AV & Gaming impact

Discussion in 'other anti-virus software' started by clocks, Dec 11, 2008.

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  1. clocks

    clocks Registered Member

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    Last edited: Dec 11, 2008
  2. xxJackxx

    xxJackxx Registered Member

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    Yep, the Norton is so fast it beats no AV at all in the PCMark Vantage scores. :rolleyes:

    All of the scores are within 3% tops. None of them would sell me anything based on these tests. Too close to call, except for maybe AVG (free), which was consistently lowest, but again by 3%. Synthetic scores and FPS measurements do not tell you how smooth these are. I've seen smooth gameplay at 50 FPS and stutter at 100 FPS. An interesting read, but you would definitely want to do your own testing as these results all fall within the margin of error anyway.
     
  3. maniac2003

    maniac2003 Registered Member

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    I'm a subscriber to a German magazine (PC Games Hardware). This month they also held a test.
    The winner was G-Data Antivirus 2009.

    They did a number of tests:
    1. Copying 10.000 files
    Fastest was Avira Antivir Personal
    2. Loading a savegame (Far Cry 2 DX10 "Ranch Small")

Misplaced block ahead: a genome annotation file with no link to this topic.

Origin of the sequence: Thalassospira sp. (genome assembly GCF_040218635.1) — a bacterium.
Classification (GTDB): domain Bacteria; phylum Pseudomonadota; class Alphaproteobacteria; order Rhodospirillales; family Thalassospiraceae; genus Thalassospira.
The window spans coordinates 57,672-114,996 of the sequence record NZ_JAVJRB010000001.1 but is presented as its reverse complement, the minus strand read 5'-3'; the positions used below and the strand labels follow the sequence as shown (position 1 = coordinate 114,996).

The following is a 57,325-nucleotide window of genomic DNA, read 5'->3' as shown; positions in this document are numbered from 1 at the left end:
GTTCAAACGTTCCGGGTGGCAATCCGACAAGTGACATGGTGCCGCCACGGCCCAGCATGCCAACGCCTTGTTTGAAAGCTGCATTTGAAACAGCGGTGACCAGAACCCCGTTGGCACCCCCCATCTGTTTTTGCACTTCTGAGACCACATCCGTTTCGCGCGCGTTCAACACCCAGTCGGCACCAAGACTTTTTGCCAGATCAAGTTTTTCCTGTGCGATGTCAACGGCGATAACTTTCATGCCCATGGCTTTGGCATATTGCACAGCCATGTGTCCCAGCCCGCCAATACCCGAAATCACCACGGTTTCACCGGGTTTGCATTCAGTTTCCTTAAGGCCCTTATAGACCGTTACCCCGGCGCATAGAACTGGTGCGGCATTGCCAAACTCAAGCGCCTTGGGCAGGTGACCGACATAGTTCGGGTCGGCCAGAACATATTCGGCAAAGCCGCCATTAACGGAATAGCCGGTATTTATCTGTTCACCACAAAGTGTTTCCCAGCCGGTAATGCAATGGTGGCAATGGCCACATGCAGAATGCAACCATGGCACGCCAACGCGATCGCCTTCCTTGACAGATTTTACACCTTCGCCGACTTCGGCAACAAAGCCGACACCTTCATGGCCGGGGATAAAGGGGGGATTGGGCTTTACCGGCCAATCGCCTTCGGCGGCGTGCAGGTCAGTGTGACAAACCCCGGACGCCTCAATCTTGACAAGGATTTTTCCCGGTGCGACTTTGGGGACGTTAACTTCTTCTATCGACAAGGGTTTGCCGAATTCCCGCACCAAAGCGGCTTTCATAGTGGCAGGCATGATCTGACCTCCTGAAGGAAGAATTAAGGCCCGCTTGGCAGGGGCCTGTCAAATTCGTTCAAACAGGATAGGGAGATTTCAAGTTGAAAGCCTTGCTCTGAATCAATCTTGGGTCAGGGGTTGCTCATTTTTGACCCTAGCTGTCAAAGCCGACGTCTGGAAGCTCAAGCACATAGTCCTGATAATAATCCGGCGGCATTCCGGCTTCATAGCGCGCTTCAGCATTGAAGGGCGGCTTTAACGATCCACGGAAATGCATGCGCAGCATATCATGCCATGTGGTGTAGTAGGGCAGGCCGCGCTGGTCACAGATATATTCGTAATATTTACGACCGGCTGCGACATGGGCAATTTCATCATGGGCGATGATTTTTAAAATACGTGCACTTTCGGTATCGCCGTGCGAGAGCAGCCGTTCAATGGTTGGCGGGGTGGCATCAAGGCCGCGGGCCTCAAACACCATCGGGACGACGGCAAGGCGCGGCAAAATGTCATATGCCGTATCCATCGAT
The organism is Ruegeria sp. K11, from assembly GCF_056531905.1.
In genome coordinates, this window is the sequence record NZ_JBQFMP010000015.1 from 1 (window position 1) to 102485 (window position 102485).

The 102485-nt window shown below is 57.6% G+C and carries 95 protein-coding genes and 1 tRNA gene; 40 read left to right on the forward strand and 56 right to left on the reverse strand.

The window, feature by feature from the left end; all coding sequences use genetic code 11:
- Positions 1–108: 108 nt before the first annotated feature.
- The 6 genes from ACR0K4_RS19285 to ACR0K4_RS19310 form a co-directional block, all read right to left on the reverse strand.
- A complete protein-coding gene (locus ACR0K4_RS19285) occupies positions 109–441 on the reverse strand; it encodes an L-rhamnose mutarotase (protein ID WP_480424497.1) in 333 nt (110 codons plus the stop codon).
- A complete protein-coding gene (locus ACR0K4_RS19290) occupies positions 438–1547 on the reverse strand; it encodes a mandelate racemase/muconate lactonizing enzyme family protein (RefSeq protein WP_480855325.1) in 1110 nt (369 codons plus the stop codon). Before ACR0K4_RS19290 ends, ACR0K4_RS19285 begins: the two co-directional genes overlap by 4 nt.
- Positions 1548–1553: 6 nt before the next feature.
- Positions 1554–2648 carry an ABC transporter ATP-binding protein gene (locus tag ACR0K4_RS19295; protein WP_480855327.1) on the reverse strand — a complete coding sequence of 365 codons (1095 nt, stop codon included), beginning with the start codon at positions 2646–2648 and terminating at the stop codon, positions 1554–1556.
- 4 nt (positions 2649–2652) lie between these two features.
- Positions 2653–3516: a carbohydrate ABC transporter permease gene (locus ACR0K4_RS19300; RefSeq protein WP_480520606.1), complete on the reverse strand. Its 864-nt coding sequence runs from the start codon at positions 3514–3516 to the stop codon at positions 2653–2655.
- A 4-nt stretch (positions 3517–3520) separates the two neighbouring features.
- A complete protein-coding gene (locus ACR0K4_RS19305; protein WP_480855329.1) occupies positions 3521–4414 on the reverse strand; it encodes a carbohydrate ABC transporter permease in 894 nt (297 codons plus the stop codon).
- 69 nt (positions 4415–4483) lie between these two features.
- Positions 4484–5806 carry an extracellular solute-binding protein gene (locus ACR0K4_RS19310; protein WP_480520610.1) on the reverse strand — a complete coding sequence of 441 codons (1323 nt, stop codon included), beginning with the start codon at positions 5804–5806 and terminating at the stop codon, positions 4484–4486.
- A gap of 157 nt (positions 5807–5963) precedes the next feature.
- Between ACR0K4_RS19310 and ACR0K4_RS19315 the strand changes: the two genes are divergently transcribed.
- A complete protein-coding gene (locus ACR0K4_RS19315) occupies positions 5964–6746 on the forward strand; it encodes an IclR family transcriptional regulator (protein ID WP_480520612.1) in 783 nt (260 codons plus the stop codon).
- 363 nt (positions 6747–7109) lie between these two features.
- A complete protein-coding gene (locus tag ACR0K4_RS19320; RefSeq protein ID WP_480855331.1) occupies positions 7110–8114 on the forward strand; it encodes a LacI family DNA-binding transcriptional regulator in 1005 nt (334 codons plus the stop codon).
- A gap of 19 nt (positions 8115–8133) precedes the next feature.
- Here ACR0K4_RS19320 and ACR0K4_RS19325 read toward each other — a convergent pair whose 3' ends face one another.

Fastest overall was Clamwin Free Antivirus
    3. Change in Boottime
    Least change was with Clamwin Free Antivirus (+5 seconds)
    4. Gaming impact
    Best was G-Data with no difference between no AV and when G-data was installed, Norton AV 2009 came in second place.

    Detection rates were also taken into account when determing a winner.
     
  4. lodore

    lodore Registered Member

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    Hello,
    not many av's were tested.
    what about mcafee,eset etc.
     
  5. subset

    subset Registered Member

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    G Data won the PCGH test three times during the last four years, these tests are a load of sponsored cr**.
    G Data - zero performance impact. o_O
    Who on earth believes that?

    Cheers
     
  6. TrojanHunter

    TrojanHunter Registered Member

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    Tiny difference, hardly a landslide win for Norton. If someone is that concerned about AV usage on game performance, then simply switch it off during play, but none of these AV programs make that much difference on system resources to warrant exiting them.

    I always have concern that review sites like magazines and websites, may not always be accurate.With Magazines I read, to many times they'll test a selection of applications, but almost always try and sell just one of them as their golden choice. They either favour something or stand to receive financial gain by pushing something.
     
  7. Gren

    Gren Registered Member